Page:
Close to the hedge in boundary battle

Clavering householder Mitch Wilson
Clavering householder Mitch Wilson

A HOMEOWNER has been locked in a “barmy” four-year battle with council bosses over a hedge that is planted between his garden and school land.

Mitch Wilson, of Alnwick Close, Hartlepool, pulled down a rotten old fence at the bottom of his back garden, which backs on to Clavering Primary School’s field and wildlife area, four years ago.

The 60-year-old instructed a gardener to plant a hedge in its place and left him to it while he went to work.

But the hedge was planted 
almost 2ft the wrong way, onto the Hartlepool Borough Council-run school wildlife area land.

A row broke out between council chiefs and Mr Wilson about the hedge’s intrusion over their border, but eventually they “promised” him that the hedge could stay.

Then the council built a 70ft-long wooden fence just along the back of Mr Wilson’s property behind the bush, securing only a small section of the wildlife area which also backs onto several other properties. The council-built fence does not stretch beyond the length of Mr Wilson’s land.

And this is despite the school playing field already having a complete wire fence around the full perimeter of it.

Mr Wilson believed this would be the end of the matter until he removed the last remaining 8ft rotten section of his fence to the left of the controversial bush, and planted more hedge shrubs in its place, on his land.

This sparked the hedge war to erupt again earlier this year when the council wrote to him saying they wanted to erect another new fence along the back of Mr Wilson’s, and his next-door neighbour’s, gardens, on the original border and that the bush would have to be moved.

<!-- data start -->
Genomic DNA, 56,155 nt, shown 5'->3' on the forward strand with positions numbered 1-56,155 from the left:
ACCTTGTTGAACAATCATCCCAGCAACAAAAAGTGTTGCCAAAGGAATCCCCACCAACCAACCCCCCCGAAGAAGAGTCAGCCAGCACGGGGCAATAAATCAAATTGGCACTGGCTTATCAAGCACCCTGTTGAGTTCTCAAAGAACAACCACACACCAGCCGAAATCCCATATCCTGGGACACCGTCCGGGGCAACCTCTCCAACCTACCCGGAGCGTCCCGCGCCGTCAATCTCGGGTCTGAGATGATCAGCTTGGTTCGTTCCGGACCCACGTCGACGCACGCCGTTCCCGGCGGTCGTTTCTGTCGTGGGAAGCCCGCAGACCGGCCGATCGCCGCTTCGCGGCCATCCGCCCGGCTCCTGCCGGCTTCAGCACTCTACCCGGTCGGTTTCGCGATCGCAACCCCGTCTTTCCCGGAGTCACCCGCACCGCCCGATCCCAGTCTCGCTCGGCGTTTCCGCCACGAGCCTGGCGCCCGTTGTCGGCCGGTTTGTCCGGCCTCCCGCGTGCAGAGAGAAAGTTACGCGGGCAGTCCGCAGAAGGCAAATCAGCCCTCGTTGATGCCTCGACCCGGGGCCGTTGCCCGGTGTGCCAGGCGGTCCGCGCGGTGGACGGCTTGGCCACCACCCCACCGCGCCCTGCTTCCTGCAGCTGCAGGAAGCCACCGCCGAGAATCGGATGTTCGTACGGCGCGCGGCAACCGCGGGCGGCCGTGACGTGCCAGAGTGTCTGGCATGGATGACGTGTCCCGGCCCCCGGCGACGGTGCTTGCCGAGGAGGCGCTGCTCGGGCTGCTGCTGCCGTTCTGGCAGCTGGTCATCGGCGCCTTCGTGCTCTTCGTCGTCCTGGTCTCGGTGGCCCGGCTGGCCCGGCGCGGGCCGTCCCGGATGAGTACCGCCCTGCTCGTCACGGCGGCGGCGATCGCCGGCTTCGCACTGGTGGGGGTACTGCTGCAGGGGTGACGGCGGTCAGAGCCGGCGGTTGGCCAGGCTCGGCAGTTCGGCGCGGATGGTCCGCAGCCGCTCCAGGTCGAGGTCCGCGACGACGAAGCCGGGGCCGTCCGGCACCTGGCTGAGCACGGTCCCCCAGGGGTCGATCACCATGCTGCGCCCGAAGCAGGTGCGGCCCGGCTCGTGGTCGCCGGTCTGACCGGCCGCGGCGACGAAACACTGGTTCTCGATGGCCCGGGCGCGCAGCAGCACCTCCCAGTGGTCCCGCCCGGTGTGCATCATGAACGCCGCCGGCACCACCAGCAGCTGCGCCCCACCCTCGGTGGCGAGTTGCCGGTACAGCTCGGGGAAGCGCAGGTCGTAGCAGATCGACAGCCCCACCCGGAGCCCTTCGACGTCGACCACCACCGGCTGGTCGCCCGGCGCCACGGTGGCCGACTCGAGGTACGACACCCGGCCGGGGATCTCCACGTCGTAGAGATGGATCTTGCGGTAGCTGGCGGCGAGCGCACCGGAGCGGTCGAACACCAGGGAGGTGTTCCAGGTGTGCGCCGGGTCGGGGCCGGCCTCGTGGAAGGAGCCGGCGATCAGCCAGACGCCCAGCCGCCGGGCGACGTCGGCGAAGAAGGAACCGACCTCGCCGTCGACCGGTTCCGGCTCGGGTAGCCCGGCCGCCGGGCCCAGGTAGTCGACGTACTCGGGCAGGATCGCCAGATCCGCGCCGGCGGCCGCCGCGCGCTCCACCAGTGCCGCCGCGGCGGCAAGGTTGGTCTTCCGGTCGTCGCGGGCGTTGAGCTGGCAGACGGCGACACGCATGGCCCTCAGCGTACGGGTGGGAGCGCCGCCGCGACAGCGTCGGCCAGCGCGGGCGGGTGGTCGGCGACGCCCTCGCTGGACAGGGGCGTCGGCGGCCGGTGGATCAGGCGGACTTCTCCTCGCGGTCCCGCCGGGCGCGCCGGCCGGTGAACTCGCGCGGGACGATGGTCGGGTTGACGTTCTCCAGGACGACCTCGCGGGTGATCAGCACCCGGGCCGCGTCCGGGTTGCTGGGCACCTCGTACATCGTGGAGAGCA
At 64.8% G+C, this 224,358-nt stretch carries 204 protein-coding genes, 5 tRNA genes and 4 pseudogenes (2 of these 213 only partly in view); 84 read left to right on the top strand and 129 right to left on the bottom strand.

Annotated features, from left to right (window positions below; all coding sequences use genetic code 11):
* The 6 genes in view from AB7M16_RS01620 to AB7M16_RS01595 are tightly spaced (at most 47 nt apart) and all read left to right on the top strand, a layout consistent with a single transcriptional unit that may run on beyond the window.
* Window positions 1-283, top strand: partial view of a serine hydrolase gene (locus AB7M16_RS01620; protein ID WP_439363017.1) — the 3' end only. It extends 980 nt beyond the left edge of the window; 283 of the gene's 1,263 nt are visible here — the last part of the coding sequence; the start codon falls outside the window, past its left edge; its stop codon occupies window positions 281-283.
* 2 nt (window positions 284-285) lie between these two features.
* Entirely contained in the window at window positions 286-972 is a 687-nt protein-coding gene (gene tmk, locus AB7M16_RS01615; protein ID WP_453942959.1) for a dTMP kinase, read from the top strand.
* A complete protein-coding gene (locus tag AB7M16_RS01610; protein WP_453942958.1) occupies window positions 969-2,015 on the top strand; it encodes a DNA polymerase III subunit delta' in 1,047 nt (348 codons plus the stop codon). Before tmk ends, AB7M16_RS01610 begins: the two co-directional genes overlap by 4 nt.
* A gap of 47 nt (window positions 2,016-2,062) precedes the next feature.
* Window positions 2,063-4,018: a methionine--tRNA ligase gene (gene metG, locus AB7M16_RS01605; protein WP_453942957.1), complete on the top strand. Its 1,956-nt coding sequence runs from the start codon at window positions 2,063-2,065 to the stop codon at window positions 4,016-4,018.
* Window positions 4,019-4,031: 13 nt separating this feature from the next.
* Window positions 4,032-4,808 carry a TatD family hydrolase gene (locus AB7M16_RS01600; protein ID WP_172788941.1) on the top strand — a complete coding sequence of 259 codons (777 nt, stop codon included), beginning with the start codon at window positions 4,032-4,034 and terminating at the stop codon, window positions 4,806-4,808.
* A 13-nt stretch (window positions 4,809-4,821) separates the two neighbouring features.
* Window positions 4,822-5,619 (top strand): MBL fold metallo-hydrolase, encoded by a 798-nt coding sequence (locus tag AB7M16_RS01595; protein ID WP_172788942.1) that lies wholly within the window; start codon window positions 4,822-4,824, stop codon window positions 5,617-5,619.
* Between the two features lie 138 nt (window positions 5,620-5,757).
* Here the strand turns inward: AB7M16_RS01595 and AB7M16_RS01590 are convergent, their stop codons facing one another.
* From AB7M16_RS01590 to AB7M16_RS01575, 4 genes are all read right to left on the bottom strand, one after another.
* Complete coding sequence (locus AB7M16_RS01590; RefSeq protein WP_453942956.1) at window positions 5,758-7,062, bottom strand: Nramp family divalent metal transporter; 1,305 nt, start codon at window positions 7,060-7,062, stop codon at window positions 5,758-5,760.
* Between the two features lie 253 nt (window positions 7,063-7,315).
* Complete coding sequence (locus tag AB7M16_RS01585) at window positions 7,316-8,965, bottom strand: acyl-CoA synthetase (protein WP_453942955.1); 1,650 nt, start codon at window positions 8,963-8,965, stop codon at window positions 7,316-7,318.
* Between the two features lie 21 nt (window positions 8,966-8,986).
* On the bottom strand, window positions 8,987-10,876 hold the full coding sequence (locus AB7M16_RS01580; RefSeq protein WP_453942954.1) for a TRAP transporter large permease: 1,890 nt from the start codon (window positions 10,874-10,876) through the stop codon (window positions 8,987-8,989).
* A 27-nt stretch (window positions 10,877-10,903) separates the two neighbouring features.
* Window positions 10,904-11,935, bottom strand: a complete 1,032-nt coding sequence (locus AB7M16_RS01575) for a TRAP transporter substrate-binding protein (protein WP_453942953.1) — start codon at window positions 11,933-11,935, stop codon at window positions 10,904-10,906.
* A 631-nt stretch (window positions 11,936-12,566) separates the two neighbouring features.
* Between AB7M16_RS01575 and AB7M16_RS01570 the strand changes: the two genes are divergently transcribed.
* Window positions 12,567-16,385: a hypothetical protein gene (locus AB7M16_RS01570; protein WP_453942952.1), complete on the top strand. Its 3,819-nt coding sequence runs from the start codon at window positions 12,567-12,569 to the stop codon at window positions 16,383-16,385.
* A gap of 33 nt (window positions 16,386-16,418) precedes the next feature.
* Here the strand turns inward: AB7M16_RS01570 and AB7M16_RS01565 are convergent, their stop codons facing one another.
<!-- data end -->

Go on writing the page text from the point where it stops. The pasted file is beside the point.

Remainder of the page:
Mr Wilson argued that birds had built nests in the growing hedge and used the Wildlife and Countryside Act 1981, which states it is an offence to damage or destroy a bush in which wild birds are nesting, to win over the council.

But last week the father-of-two received more correspondence from the local authority, again saying the bush would have to go as they wanted to go ahead and build the new fence.

Mr Wilson told the Mail: “It’s been an absolute nightmare and totally ridiculous at the same time.

“It’s barmy and this has been going on for four years now and all over a tiny bit of land that the hedge is on.

“Four years ago they said the hedge could stay and they built a fence behind it.

“Then last year I had to fight them again when they wanted to build a new fence and they agreed to leave it.

“Now they’re back in touch with me saying they want to get rid of the hedge to build this new fence.”

He added: “The fence that’s there is only four years old, why waste good money on building another one? They’re just chucking money away.

“We’re supposed to be in times of austerity and schools are crying out for money so it’s hard to understand why they want to build a new fence.

“Aside from that they’re going back on their original word that I could leave the hedge there. If I move it now I think it will die and there’s wild birds that nest in there. It’s been a right carry on, it’s quite unbelievable.”

Mr Wilson says that he has even offered to buy the piece of land from the local authority but to no avail.

A council spokesman said: “It came to light four years ago that part of the school fence bordering Mr Wilson’s property had been removed and that Mr Wilson was occupying land that belonged to Clavering School (which is in council ownership).

“Although we chose not to pursue the removal of the hedge at the time and we installed a new section of fence adjacent to it, we informed Mr Wilson that it in no way altered the legal ownership of the land or the legal boundary.

“The fact remains that the hedge should not have been planted on the council’s land in the first place.

“Subsequently Clavering School has highlighted that a part of the perimeter fence bordering Mr Wilson’s property has again been removed and this is a security issue for the school, particularly as dogs are now gaining access to the field.

“As a result we have now decided to replace the fence along its proper boundary with Mr Wilson’s land, as we are fully entitled to do so.

“This is in line with the wishes of the school’s governing body and headteacher.”

But Mr Wilson said: “I’m going to fight it all the way and we’ll see what happens over the next few weeks.”